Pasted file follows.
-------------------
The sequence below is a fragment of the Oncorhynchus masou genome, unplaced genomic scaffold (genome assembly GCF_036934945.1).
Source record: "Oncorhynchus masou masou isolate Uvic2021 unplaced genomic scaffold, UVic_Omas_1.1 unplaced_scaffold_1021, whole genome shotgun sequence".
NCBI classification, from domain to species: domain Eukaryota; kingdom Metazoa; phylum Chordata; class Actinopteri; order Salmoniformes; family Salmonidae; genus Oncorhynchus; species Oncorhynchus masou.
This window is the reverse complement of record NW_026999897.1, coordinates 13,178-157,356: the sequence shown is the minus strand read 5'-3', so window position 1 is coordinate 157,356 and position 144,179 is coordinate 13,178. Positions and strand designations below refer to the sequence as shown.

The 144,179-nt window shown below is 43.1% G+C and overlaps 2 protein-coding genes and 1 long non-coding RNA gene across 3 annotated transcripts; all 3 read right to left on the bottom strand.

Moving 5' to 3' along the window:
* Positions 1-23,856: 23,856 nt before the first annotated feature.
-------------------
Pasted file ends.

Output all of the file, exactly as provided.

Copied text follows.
The sequence below is a fragment of the Oncorhynchus masou genome, unplaced genomic scaffold (genome assembly GCF_036934945.1).
Source record: "Oncorhynchus masou masou isolate Uvic2021 unplaced genomic scaffold, UVic_Omas_1.1 unplaced_scaffold_1021, whole genome shotgun sequence".
NCBI classification, from domain to species: domain Eukaryota; kingdom Metazoa; phylum Chordata; class Actinopteri; order Salmoniformes; family Salmonidae; genus Oncorhynchus; species Oncorhynchus masou.
This window is the reverse complement of record NW_026999897.1, coordinates 13,178-157,356: the sequence shown is the minus strand read 5'-3', so window position 1 is coordinate 157,356 and position 144,179 is coordinate 13,178. Positions and strand designations below refer to the sequence as shown.

The 144,179-nt window shown below is 43.1% G+C and overlaps 2 protein-coding genes and 1 long non-coding RNA gene across 3 annotated transcripts; all 3 read right to left on the bottom strand.

Moving 5' to 3' along the window:
* Positions 1-23,856: 23,856 nt before the first annotated feature.